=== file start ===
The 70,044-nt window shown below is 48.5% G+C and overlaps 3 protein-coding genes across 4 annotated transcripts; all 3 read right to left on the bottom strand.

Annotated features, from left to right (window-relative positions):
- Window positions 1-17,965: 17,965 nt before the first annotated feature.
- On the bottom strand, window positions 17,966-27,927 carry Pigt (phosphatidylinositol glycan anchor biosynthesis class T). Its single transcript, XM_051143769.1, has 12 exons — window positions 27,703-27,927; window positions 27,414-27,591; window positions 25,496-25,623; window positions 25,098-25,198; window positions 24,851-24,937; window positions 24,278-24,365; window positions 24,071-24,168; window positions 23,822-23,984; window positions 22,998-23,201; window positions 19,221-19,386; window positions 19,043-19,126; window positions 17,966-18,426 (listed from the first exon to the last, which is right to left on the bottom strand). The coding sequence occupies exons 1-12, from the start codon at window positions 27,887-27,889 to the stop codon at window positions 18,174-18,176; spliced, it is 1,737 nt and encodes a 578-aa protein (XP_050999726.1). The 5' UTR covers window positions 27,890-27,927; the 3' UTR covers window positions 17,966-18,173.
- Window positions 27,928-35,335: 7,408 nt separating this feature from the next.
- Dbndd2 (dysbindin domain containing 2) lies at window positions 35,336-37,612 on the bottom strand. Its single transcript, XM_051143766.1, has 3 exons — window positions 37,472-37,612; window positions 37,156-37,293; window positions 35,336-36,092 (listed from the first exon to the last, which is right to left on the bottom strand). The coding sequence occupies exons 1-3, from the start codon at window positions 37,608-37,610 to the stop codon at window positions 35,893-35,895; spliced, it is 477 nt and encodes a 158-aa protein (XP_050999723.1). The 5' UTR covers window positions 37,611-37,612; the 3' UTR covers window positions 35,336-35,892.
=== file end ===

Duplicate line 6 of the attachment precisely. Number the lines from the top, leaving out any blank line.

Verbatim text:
- Dbndd2 (dysbindin domain containing 2) lies at window positions 35,336-37,612 on the bottom strand. Its single transcript, XM_051143766.1, has 3 exons — window positions 37,472-37,612; window positions 37,156-37,293; window positions 35,336-36,092 (listed from the first exon to the last, which is right to left on the bottom strand). The coding sequence occupies exons 1-3, from the start codon at window positions 37,608-37,610 to the stop codon at window positions 35,893-35,895; spliced, it is 477 nt and encodes a 158-aa protein (XP_050999723.1). The 5' UTR covers window positions 37,611-37,612; the 3' UTR covers window positions 35,336-35,892.